at Marana. Stephen said they did not carry drugs on these flights. They arrived
to obtain payment for prior drug shipments. These were usually flights from
Cali and Bolivia, which landed at an airport outside of Mexico City, and then
on to Marana, 50 miles into the United States from the Mexican border. Stephen
said these planes never had to clear customs.

Police Protecting Drug Loads

Crittenden went into detail
about drug loads that he flew into Mena, Arkansas, for the CIA. He described
the practice of Arkansas state police guarding the unloading operations,
closing off the airport access roads during unloading, which coincided with
what pilots had stated to me who had flown drugs in small and corporate-size
aircraft for the DEA.

Corporation, CIA Paymaster

Other CIA assets, including
Gunther Russbacher and Robert Hunt, had described the role played by the
Ireland office of the CIA’s Shamrock Corporation
[2] in disbursing bribe money to federal judges and other covert agency
assets. Crittenden described his relationship with Shamrock that focused on
other areas of Shamrock’s activities. He said that the Shamrock Corporation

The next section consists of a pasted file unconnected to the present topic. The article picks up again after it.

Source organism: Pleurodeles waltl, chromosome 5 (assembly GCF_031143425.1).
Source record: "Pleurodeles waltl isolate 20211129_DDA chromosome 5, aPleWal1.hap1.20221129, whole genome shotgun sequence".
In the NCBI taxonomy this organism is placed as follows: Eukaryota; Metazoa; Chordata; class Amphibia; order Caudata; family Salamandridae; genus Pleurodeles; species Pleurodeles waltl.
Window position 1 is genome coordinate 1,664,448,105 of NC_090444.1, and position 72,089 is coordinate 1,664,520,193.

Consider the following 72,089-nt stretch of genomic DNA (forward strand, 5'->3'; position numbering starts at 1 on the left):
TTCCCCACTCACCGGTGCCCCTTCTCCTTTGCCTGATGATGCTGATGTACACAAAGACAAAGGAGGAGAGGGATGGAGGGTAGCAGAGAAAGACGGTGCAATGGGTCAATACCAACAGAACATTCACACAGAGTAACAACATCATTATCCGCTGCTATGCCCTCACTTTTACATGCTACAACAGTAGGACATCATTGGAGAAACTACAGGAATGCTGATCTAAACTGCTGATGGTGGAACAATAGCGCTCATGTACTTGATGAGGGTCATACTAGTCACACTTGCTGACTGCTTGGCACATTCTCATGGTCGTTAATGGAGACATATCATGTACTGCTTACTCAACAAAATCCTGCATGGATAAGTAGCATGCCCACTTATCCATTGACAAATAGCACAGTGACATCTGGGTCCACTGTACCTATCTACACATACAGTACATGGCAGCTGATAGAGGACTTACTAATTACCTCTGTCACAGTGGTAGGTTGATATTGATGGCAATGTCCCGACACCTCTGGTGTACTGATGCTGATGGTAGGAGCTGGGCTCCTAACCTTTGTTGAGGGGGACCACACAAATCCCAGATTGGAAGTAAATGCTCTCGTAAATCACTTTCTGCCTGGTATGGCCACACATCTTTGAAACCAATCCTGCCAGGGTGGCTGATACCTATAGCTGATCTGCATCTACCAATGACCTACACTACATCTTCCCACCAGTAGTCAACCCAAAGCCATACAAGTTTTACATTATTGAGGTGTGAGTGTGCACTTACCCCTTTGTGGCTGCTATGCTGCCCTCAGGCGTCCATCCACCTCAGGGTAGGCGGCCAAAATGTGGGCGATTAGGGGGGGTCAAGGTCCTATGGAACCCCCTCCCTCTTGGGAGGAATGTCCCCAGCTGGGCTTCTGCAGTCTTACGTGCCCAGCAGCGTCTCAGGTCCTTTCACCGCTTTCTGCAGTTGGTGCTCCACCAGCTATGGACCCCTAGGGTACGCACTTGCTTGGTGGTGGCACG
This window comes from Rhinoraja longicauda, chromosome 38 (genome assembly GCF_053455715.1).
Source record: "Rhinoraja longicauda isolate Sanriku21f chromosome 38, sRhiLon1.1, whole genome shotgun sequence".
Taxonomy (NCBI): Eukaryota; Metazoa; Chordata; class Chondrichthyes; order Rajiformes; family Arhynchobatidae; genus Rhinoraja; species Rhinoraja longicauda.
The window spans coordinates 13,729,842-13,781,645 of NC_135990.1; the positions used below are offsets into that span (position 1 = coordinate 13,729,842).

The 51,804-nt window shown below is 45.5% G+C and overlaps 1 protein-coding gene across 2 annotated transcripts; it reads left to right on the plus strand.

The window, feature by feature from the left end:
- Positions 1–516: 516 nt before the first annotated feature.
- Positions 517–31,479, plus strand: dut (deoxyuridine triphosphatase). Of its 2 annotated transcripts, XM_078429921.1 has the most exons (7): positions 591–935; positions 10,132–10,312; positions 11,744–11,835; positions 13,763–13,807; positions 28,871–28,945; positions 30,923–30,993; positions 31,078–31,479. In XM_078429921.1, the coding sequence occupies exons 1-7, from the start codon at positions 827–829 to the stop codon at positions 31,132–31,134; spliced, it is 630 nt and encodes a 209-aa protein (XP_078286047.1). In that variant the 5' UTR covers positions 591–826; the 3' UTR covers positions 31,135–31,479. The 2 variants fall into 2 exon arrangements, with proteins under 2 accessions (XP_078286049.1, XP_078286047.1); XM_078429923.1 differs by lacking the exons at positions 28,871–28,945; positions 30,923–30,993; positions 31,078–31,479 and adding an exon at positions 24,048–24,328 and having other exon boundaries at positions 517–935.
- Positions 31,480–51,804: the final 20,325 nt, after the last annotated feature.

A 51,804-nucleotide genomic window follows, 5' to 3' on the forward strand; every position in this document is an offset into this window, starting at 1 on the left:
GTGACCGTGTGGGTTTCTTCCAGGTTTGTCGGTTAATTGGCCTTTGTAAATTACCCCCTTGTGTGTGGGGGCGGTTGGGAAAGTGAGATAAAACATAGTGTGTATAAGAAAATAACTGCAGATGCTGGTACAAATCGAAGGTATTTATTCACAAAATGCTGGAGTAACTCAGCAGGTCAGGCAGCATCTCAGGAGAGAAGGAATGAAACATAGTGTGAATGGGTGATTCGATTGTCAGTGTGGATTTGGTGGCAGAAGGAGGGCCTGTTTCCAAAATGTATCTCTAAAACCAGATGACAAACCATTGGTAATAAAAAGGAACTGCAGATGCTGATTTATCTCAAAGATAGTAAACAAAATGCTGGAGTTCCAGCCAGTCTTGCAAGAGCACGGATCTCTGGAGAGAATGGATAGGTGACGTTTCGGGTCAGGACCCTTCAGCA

paid his airline for the flights flown, and that totaled approximately
$571,350,000 on flights from 1976 to 1988.


Crittenden said that when BCCI
closed down, his proprietaries had about $800,000 on deposit, and that he had a
claim in for the 20 percent settlement of that amount. During one of many
conference calls with another CIA asset, during which I was silently listening,
James Pennington discussed this claim, showing that Pennington was familiar
with it. Pennington was the CIA’s liaison to Somoza, the head of Nicaragua
until the Sandinistas removed Somoza in 1980. Pennington was also the chief CIA
adviser to Central America. He arranged for the purchase of arms from England
and other European countries for Somoza, most of which were paid for by U.S.
aid money intended to help the citizens of that country. Instead, the CIA’s
conduct converted that humanitarian money into weapons against the people.

Somoza was the CIA’s choice to
head Nicaragua, and his removal through elections was the start of the United
States’ war in that country.

Crittenden described flying
several flights carrying CIA money to offshore depositories on Grand Cayman
Island for deposit into BCCI. In one case, he carried 40 million dollars.
[3]Other CIA assets, including Trenton Parker and
Gunther Russbacher, had years earlier described doing the same.

Crittenden said that the BCCI
bank not only held the account for Shamrock Corporation, one of the
money-disbursing proprietaries for the CIA, but handled money involved with the
CIA drug and arms trafficking.

There were two BCCI accounts in